15 May 2016

Back to New York, Part 3

(I'd planned on making this only two parts, but part 2 ran a little longer than I'd expected and I wanted to give this enough space.) Normally I wouldn't have much to say about the final morning of a trip like this; we'd pack up, get something to eat, and head home. But this time we had a destination, and we had to be there on time. We had tickets to the observatory at the new World Trade Center building. (Neither of us went to the top of the original, and I'll always regret not doing so.)

It's roughly a ten-minute walk from the hotel to the eastern edge of the WTC site, but the observatory entrance is on the west side of the new building, which is situated at the western edge of the site, so it took a few minutes longer to get over to it. Upon entering the building we were sent down an escalator to a security screening much like at an airport, then through a winding passageway, decorated with mementos and artifacts from the construction process, to the elevators.

As we ascended, the walls of the elevator showed a video projection representing the growth of New York City from its founding to the present day, in the space of about a minute. That's all it takes for the elevator to rise to the 102nd floor. We were ushered into a long, narrow room to watch another video, this one maybe three minutes long, hyping New York in general. Then the screens pulled away for a look outside. After a few moments they closed again, and we were briefly confused: was that it?

But then they sent us through another door and down another escalator, to where the staff hit us with a hard sell for rental of a tablet device ($15) that would provide additional information about what we'd be seeing through the windows. Ignoring them, we moved around a corner to where some other staff tried to get us to pose for and buy a photo in front of a green screen; we waved them off and finally went down one more floor to 100, to the observatory itself. (I'm sure some of you might be interested in these extras, but that's not us.)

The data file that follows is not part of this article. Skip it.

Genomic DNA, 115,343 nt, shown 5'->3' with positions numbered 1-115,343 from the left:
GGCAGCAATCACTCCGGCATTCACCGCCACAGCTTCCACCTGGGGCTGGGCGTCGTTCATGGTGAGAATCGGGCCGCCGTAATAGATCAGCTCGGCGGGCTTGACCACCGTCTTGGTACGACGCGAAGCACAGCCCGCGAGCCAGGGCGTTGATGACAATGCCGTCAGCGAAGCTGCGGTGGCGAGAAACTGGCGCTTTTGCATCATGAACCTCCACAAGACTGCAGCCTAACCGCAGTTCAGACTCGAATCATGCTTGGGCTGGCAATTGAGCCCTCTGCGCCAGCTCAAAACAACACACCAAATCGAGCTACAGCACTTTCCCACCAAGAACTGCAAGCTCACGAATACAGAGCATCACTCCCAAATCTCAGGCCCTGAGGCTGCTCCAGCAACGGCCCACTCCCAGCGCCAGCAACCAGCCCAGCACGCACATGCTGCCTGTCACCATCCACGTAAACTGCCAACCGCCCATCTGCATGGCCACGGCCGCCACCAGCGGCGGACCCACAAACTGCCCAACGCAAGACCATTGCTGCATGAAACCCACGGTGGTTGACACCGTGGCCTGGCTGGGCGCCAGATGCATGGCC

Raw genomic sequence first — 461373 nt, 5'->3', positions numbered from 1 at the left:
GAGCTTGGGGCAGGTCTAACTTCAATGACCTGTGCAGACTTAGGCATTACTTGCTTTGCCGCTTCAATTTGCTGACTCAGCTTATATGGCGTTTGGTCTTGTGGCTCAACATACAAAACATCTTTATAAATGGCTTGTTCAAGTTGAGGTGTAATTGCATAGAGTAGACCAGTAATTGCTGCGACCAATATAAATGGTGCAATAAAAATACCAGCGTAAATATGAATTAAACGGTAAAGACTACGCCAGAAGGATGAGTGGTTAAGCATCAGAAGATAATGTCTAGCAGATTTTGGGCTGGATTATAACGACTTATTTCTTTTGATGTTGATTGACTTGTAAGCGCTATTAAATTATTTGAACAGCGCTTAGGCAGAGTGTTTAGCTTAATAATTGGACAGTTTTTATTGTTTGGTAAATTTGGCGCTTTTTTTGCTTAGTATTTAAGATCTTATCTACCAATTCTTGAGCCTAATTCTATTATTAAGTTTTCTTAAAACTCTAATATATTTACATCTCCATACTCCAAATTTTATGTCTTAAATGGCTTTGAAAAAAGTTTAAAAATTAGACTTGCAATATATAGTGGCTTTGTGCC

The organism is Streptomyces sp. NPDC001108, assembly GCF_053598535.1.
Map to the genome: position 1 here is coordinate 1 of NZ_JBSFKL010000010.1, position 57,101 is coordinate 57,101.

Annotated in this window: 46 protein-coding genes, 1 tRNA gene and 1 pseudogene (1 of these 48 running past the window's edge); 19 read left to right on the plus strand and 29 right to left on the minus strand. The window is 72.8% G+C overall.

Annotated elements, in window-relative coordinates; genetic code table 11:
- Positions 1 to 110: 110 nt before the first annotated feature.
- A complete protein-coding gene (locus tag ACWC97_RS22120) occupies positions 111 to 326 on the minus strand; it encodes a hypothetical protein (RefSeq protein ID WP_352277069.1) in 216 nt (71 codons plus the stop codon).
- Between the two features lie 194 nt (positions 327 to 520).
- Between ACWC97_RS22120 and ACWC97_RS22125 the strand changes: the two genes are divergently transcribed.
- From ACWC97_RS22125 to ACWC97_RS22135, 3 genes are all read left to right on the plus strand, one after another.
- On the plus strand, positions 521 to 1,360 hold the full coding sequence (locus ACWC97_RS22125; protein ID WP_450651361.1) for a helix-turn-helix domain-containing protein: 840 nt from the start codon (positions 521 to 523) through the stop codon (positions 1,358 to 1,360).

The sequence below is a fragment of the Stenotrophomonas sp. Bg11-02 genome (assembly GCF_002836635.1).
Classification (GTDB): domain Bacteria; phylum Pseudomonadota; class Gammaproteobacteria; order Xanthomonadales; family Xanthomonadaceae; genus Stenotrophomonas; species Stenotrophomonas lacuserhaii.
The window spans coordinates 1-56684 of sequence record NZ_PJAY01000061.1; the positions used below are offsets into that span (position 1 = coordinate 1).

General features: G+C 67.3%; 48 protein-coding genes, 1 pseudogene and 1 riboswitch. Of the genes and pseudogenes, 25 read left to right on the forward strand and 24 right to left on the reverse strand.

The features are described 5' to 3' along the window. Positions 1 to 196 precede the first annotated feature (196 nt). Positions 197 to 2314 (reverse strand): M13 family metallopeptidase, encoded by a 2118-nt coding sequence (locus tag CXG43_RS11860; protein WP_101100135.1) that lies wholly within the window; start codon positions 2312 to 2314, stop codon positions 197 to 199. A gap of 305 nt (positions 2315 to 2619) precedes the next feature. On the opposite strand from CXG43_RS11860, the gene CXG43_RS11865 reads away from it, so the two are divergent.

We deliberately chose the first timed entry of the day (9 am) thinking it wouldn't be quite as crowded, and that was a good choice. We had room to move around and take plenty of pictures without having to jostle with others for window space. Here's a sample:
There's a gift shop, of course, and a cafe if you want to hang around and enjoy the view a while longer. We left after about half an hour, which was more than enough time to make our way around the entire floor. Some of the photos had glare or reflections on the glass, so I can see the value of going in the middle part of the day when the sun is higher. (You can also go at night, though that costs more.)
Leaving the building, we made our way around to the memorial area where the original buildings stood. Even if we hadn't gone to the observatory, we would have made time to visit the site for this. Hundreds of trees have been planted in rows, but of course the focal point is the two voids, which have been made into fountains, with metal panels around the edges bearing the names of the victims. It would be easy to spend a couple of hours there, just moving along the sides and reading all the names. The letters are cut out of the metal, and here and there a flower had been inserted through a name, surely left by a relative or friend. Seeing the empty spaces where those buildings stood was a deeply emotional experience, one I didn't wish to compromise by taking photos.

(For those of you who may be wondering, the 9/11 museum is separate from the observatory. We did not visit the museum; I would be willing, but I don't think the Mrs. has any inclination to do so.)

We returned to the hotel to gather our things and check out. We took a cab back to retrieve the car, which was fine (let's hear it for a lower crime rate and an older vehicle). Before leaving we had one more thing to do: a stop at the Doughnut Plant on the Lower East Side, a short drive from where we'd parked. Unfortunately, the guy ahead of me got the last peanut butter and blackberry jam doughnut, so I had to settle for chocolate.

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